The collapse of the World Trade Organization (WTO) talks last week are pushing Japan to become even more aggressive in seeking bilateral and regional trade deals that advance its big corporate interests.
BY IBON FOUNDATION
Posted by Bulatlat
Vol. VIII, No. 27, August 10-16, 2008
The collapse of the World Trade Organization (WTO) talks last week are pushing Japan to become even more aggressive in seeking bilateral and regional trade deals that advance its big corporate interests, according to research group IBON Foundation.
More than ever, Japan will try to get through the Japan-Philippines Economic Partnership Agreement (JPEPA) and other such free trade deals what it could not get through the WTO.
It is ironic that the Philippines appears poised to ratify JPEPA even as the WTO talks broke down precisely because of questions on the supposed development gains to be achieved from trade and investment liberalization.
The Japanese economy has grappled with stagnant growth and high unemployment for nearly two decades and is aiming to further open up other economies to cope with its internal problems. It is trying to overcome the crisis of its “bubble economy” which has lingered since the early 1990s. While it claimed to be on the way to recovery in 2002 the emerging scenario of a United States (US) economic slowdown, financial disorder, soaring energy and food prices only make its situation more urgent.
As it is, Japanese corporations are already testing the political limits of what can be squeezed from its domestic labor force to support their profits. Hence they are now after the greatest possible access to the
cheap labor and natural resources of the region with the least intervention and taxes from foreign governments.
The JPEPA’s provisions even go far beyond what was proposed in the failed WTO talks. It includes issues such as investment, government procurement and competition policy which were already rejected at the WTO. The tariff cuts it demands are also far greater than in the WTO.
This is why the Philippines will be on the losing end of the JPEPA which is designed most of all to benefit big Japanese corporations even at the expense of Philippine workers, peasants and economic development. There will only be even more foreign-dominated industrial and service enclaves disconnected from and not benefiting the local economy. Millions of Filipinos already merely struggling to survive will remain impoverished as unequal deals such as JPEPA prevent the economy from developing.
Still a hollow victory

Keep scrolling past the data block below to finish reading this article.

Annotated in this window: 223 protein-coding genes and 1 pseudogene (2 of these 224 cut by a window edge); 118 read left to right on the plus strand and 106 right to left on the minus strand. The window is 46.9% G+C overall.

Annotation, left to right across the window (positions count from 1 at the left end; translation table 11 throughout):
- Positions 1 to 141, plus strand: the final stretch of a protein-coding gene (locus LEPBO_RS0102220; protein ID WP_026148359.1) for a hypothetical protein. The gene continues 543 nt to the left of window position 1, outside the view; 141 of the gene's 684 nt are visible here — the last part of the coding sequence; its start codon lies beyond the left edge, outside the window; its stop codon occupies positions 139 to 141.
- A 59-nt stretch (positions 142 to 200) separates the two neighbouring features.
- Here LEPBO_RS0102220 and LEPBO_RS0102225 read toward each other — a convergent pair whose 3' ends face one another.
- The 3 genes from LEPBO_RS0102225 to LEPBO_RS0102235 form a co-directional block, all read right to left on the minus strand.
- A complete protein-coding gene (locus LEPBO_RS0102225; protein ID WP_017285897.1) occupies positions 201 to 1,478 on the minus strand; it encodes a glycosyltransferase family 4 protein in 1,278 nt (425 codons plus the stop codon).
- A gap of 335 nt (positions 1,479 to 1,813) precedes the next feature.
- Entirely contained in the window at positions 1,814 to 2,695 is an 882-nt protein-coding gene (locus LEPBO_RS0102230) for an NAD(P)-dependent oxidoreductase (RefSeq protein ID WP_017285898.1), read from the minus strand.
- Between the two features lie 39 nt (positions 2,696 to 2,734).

The Japan-Philippines Economic Partnership Agreement (JPEPA) will still be against the best interests of Filipinos and the economy even if Japan accepts the Senate’s proposed “side deal” or any similar legal maneuver to make the JPEPA formally constitutional.
The changes to JPEPA proposed by the Senate still do not transform the deal into a genuine economic partnership agreement that recognizes the vast inequalities between the two countries and takes genuine measures to develop the Philippines.
The “side deal” merely aims to align the JPEPA with the nationalist economic provisions of the 1987 Philippine Constitution. It does not signify a real shift in the country’s economic strategies and merely
asserts what is already formally contained in the charter. Unfortunately these potentially important provisions have in practice not been able to hinder the unprecedented implementation of “free market” policies of so-called “globalization” in the country and, indeed, have been observed more in the breach.
The “side deal” falls far short of transforming JPEPA into a truly developmental deal for the Philippines. Such a deal would begin from recognizing the vast inequality between advanced Japan and backward
Philippines. It would also acknowledge that Japan has become highly developed in part from decades of taking advantage of cheap Filipino labor and natural resources as well as from access to the domestic market.
On these premises, a genuine partnership deal would have Japan in solidarity with the Philippines and giving real support for its development. Among others this means the Philippines having open access to
Japan while still retaining its trade and investment protections, the Philippines maintaining its control over and capacity to regulate the domestic economy, and Japan providing untied financial aid and technical
assistance that the Philippines can freely use according to its development priorities.
Introducing reservations/exceptions for future/existing investment measures and introducing the possibility of changing tariff schedule commitments, as the Senate proposed for “conditional concurrence” previously, are only part of this.
The JPEPA signed by the government on the contrary is unequal, defeatist and destructive and will remain so even with the “side deal”. The only acceptable deal for the Philippines is one based on the principles of
solidarity, mutual benefit and development. Posted by (Bulatlat.com)